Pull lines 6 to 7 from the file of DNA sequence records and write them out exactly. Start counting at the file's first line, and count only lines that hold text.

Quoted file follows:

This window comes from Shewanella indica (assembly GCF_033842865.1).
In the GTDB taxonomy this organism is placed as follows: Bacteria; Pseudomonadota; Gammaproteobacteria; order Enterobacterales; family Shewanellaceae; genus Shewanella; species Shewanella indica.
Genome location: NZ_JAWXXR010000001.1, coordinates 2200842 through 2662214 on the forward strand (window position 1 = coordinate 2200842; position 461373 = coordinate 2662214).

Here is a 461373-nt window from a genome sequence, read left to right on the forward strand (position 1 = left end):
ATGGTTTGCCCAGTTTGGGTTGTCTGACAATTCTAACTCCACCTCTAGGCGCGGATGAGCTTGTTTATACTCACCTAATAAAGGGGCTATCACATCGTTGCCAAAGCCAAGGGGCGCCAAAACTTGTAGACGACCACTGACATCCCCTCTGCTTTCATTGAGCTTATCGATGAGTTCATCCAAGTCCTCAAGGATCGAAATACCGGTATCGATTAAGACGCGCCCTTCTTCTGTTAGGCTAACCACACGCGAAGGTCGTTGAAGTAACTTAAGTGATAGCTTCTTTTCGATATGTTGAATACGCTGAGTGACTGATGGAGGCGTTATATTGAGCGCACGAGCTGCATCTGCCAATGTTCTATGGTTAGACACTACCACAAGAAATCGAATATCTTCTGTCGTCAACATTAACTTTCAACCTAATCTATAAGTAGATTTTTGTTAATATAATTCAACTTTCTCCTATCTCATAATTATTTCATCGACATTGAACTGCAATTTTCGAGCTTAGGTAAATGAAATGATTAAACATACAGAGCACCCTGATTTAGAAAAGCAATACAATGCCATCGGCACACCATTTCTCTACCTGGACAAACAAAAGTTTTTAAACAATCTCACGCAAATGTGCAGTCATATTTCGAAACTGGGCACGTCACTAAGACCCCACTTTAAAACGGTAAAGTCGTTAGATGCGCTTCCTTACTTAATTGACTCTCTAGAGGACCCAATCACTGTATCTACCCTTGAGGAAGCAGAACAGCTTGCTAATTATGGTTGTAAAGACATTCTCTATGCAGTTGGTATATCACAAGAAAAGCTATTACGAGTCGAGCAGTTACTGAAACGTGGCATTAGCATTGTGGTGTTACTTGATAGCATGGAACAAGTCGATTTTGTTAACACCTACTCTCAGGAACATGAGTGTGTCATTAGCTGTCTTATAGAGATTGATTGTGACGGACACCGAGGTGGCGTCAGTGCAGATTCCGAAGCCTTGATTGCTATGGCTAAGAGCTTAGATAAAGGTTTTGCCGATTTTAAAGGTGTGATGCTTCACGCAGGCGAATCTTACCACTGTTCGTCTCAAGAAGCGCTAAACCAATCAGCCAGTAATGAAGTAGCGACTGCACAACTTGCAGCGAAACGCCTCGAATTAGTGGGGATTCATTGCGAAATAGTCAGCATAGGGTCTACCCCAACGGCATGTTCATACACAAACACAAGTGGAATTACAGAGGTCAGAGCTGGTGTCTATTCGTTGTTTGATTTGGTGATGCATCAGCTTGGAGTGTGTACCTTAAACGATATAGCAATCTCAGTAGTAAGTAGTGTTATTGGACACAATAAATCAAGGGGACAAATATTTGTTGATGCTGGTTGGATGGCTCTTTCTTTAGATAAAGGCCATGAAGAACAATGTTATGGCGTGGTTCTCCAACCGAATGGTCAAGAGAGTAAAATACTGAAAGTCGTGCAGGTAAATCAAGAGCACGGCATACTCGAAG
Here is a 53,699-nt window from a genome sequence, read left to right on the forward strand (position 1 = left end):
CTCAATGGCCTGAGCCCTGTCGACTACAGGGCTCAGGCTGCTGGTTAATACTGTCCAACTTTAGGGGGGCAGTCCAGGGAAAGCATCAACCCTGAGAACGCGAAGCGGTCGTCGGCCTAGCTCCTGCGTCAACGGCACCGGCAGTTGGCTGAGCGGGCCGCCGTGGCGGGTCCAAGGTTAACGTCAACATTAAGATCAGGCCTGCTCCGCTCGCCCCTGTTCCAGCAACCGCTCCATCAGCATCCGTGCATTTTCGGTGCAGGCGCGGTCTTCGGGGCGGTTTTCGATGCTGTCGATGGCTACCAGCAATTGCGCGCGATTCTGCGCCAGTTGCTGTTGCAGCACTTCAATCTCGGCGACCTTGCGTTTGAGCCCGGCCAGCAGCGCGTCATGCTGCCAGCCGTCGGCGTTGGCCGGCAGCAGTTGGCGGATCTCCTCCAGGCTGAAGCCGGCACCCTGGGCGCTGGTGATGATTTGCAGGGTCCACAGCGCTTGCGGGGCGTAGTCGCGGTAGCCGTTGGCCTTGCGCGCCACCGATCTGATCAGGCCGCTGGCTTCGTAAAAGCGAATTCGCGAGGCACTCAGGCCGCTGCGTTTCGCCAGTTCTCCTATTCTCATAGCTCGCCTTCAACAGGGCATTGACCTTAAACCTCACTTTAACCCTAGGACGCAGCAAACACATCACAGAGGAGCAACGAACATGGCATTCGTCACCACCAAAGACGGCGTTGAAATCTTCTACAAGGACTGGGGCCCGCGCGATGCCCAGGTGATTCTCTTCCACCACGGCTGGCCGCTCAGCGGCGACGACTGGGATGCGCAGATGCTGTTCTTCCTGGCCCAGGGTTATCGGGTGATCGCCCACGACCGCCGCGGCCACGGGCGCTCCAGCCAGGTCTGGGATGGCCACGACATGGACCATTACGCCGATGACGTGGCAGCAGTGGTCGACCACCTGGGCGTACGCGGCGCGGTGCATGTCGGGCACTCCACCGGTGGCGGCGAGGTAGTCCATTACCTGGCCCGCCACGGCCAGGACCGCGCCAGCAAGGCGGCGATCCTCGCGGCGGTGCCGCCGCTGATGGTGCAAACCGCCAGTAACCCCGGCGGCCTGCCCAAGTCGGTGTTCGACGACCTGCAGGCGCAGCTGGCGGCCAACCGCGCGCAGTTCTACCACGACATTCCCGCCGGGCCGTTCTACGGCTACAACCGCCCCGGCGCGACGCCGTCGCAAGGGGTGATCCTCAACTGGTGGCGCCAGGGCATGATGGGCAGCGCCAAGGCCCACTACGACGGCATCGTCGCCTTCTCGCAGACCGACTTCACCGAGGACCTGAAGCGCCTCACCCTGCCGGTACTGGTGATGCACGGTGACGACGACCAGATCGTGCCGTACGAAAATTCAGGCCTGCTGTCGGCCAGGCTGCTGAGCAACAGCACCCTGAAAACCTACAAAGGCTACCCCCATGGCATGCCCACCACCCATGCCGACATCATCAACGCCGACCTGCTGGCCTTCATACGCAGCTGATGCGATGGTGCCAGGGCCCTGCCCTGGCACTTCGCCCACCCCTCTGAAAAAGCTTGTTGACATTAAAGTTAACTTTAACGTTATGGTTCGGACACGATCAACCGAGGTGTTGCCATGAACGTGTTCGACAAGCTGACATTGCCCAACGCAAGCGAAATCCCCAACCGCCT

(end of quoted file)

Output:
Here is a 53,699-nt window from a genome sequence, read left to right on the forward strand (position 1 = left end):
CTCAATGGCCTGAGCCCTGTCGACTACAGGGCTCAGGCTGCTGGTTAATACTGTCCAACTTTAGGGGGGCAGTCCAGGGAAAGCATCAACCCTGAGAACGCGAAGCGGTCGTCGGCCTAGCTCCTGCGTCAACGGCACCGGCAGTTGGCTGAGCGGGCCGCCGTGGCGGGTCCAAGGTTAACGTCAACATTAAGATCAGGCCTGCTCCGCTCGCCCCTGTTCCAGCAACCGCTCCATCAGCATCCGTGCATTTTCGGTGCAGGCGCGGTCTTCGGGGCGGTTTTCGATGCTGTCGATGGCTACCAGCAATTGCGCGCGATTCTGCGCCAGTTGCTGTTGCAGCACTTCAATCTCGGCGACCTTGCGTTTGAGCCCGGCCAGCAGCGCGTCATGCTGCCAGCCGTCGGCGTTGGCCGGCAGCAGTTGGCGGATCTCCTCCAGGCTGAAGCCGGCACCCTGGGCGCTGGTGATGATTTGCAGGGTCCACAGCGCTTGCGGGGCGTAGTCGCGGTAGCCGTTGGCCTTGCGCGCCACCGATCTGATCAGGCCGCTGGCTTCGTAAAAGCGAATTCGCGAGGCACTCAGGCCGCTGCGTTTCGCCAGTTCTCCTATTCTCATAGCTCGCCTTCAACAGGGCATTGACCTTAAACCTCACTTTAACCCTAGGACGCAGCAAACACATCACAGAGGAGCAACGAACATGGCATTCGTCACCACCAAAGACGGCGTTGAAATCTTCTACAAGGACTGGGGCCCGCGCGATGCCCAGGTGATTCTCTTCCACCACGGCTGGCCGCTCAGCGGCGACGACTGGGATGCGCAGATGCTGTTCTTCCTGGCCCAGGGTTATCGGGTGATCGCCCACGACCGCCGCGGCCACGGGCGCTCCAGCCAGGTCTGGGATGGCCACGACATGGACCATTACGCCGATGACGTGGCAGCAGTGGTCGACCACCTGGGCGTACGCGGCGCGGTGCATGTCGGGCACTCCACCGGTGGCGGCGAGGTAGTCCATTACCTGGCCCGCCACGGCCAGGACCGCGCCAGCAAGGCGGCGATCCTCGCGGCGGTGCCGCCGCTGATGGTGCAAACCGCCAGTAACCCCGGCGGCCTGCCCAAGTCGGTGTTCGACGACCTGCAGGCGCAGCTGGCGGCCAACCGCGCGCAGTTCTACCACGACATTCCCGCCGGGCCGTTCTACGGCTACAACCGCCCCGGCGCGACGCCGTCGCAAGGGGTGATCCTCAACTGGTGGCGCCAGGGCATGATGGGCAGCGCCAAGGCCCACTACGACGGCATCGTCGCCTTCTCGCAGACCGACTTCACCGAGGACCTGAAGCGCCTCACCCTGCCGGTACTGGTGATGCACGGTGACGACGACCAGATCGTGCCGTACGAAAATTCAGGCCTGCTGTCGGCCAGGCTGCTGAGCAACAGCACCCTGAAAACCTACAAAGGCTACCCCCATGGCATGCCCACCACCCATGCCGACATCATCAACGCCGACCTGCTGGCCTTCATACGCAGCTGATGCGATGGTGCCAGGGCCCTGCCCTGGCACTTCGCCCACCCCTCTGAAAAAGCTTGTTGACATTAAAGTTAACTTTAACGTTATGGTTCGGACACGATCAACCGAGGTGTTGCCATGAACGTGTTCGACAAGCTGACATTGCCCAACGCAAGCGAAATCCCCAACCGCCT